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Effect of metallosupramolecular polymer concentration on the synthesis of poly[n]catenanes

Marissa M. Tranquilli a, Qiong Wu b and Stuart J. Rowan *abc
aDepartment of Chemistry, University of Chicago, Chicago, IL, USA
bPritzker School of Molecular Engineering, University of Chicago, Chicago, IL, USA. E-mail:
cChemical and Engineering Sciences, Argonne National Laboratory, Lemont, IL, USA

Received 2nd May 2021 , Accepted 18th May 2021

First published on 26th May 2021


Poly[n]catenanes are a class of polymers that are composed entirely of interlocked rings. One synthetic route to these polymers involves the formation of a metallosupramolecular polymer (MSP) that consists of alternating units of macrocyclic and linear thread components. Ring closure of the thread components has been shown to yield a mixture of cyclic, linear, and branched poly[n]catenanes. Reported herein are investigations into this synthetic methodology, with a focus on a more detailed understanding of the crude product distribution and how the concentration of the MSP during the ring closing reaction impacts the resulting poly[n]catenanes. In addition to a better understanding of the molecular products obtained in these reactions, the results show that the concentration of the reaction can be used to tune the size and type of poly[n]catenanes accessed. At low concentrations the interlocked product distribution is limited to primarily oligomeric and small cyclic catenanes image file: d1sc02450g-t1.tif. However, the same reaction at increased concentration can yield branched poly[n]catenanes with an image file: d1sc02450g-t2.tifca. 21 kg mol−1, with evidence of structures containing as many as 640 interlocked rings (1000 kg mol−1).


Catenated compounds—molecules composed of interlocked rings—have been of interest since the mid 20th century when they were first synthesized.1,2 The interlocked rings are held together by what is termed the mechanical bond, which is a bonding motif that offers a unique combination of flexibility and strength.3–5 A covalent bond must be broken in order to separate the two components; however, the mechanically bonded nature of the rings allow the components to twist, rotate, and expand/contract relative to each other, offering modes of motion that are not possible with molecules comprised of only covalent bonds (Fig. 1).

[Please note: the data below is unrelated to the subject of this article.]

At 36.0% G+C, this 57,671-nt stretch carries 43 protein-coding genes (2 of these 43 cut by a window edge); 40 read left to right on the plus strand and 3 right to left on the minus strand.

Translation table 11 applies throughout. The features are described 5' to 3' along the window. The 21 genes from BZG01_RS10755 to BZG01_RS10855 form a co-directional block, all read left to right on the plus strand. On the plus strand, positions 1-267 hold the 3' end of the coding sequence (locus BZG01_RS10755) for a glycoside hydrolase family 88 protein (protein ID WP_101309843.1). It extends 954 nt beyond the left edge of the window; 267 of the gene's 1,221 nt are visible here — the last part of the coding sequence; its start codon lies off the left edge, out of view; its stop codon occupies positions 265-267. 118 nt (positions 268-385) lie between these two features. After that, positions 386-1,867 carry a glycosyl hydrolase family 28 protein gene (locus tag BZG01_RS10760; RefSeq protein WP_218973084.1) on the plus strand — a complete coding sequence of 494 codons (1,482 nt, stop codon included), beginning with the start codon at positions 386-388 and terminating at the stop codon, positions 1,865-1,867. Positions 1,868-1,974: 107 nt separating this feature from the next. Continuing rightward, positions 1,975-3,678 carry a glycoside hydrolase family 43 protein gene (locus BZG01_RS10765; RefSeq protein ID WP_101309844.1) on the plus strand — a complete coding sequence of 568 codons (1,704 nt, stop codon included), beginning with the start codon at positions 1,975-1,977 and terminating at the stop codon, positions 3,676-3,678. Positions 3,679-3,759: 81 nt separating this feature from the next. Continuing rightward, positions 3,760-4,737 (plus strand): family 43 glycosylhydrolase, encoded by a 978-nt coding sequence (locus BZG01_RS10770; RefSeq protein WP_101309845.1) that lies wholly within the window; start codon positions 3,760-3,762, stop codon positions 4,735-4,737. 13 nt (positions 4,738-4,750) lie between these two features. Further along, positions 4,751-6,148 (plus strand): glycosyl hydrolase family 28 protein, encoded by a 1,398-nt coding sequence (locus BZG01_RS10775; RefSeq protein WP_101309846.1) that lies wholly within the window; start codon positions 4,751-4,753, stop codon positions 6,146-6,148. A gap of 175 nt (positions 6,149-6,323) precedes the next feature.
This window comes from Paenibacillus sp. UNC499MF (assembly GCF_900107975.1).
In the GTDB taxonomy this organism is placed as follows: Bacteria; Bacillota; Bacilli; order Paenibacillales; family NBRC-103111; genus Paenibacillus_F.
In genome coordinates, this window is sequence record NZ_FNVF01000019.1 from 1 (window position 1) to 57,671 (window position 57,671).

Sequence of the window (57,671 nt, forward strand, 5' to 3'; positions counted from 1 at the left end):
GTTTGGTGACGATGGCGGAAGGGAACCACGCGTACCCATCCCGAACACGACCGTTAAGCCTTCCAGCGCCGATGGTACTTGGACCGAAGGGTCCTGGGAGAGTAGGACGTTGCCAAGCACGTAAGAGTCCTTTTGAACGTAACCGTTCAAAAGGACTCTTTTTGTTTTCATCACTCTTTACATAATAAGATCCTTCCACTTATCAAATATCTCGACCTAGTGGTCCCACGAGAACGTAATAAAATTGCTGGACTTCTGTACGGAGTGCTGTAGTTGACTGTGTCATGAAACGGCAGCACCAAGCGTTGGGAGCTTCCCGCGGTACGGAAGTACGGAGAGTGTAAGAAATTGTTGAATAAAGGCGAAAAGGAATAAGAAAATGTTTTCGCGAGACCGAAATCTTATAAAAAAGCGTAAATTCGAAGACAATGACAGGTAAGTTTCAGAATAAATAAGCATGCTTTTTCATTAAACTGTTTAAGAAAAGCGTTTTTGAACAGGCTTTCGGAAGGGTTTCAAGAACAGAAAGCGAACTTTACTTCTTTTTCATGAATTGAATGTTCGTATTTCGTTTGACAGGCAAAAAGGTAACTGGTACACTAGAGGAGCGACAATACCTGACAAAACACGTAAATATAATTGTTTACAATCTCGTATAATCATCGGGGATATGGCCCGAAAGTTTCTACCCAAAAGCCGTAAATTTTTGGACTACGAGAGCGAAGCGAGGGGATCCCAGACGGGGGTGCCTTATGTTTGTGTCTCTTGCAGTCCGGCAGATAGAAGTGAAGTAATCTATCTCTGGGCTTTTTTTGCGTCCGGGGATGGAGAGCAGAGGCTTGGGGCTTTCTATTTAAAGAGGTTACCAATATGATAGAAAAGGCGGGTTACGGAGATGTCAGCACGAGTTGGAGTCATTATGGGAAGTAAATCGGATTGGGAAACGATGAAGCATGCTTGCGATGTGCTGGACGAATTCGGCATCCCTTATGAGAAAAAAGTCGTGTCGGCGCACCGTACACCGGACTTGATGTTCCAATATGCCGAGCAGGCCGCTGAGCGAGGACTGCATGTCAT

image file: d1sc02450g-f1.tif
Fig. 1 A poly[n]catenane consists of n interlocked rings held together by the mechanical bond which imparts unique mobility elements to the polymer, such as ring twisting and rotation and chain collapse/expansion.

It is therefore perhaps not surprising that the incorporation of the mobile mechanical bond into polymer architectures has been an active area of research since the early days of the field.6 As more efficient synthetic methods have been developed to access interlocked molecules, there has been a corresponding growth of activity into mechanically interlocked polymers (MIPs).7–10 These new polymeric materials exhibit unusual property profiles,11 that include increased stress dissipation and high extensibility.12–14 One of the more intriguing MIP architectures is the poly[n]catenane—a polymer chain that is entirely comprised of interlocked macrocycles where the number of mechanical bonds is optimized (Fig. 1). Molecular simulations of these poly[n]catenanes have begun to outline the unusal dynamic and rheological properties they possess.15 In solution, modelling shows that a single poly[n]catenane chain demonstrates dynamics qualitatively similar to those found in entangled polymer melts, however these effects are observed at shorter time scales, suggesting these polymers will demonstrate unique rheological and dynamical responses.16 Similarly, modelling of these polymers in the melt has shown several phenomena including fast stress relaxation and unusual viscosity trends.17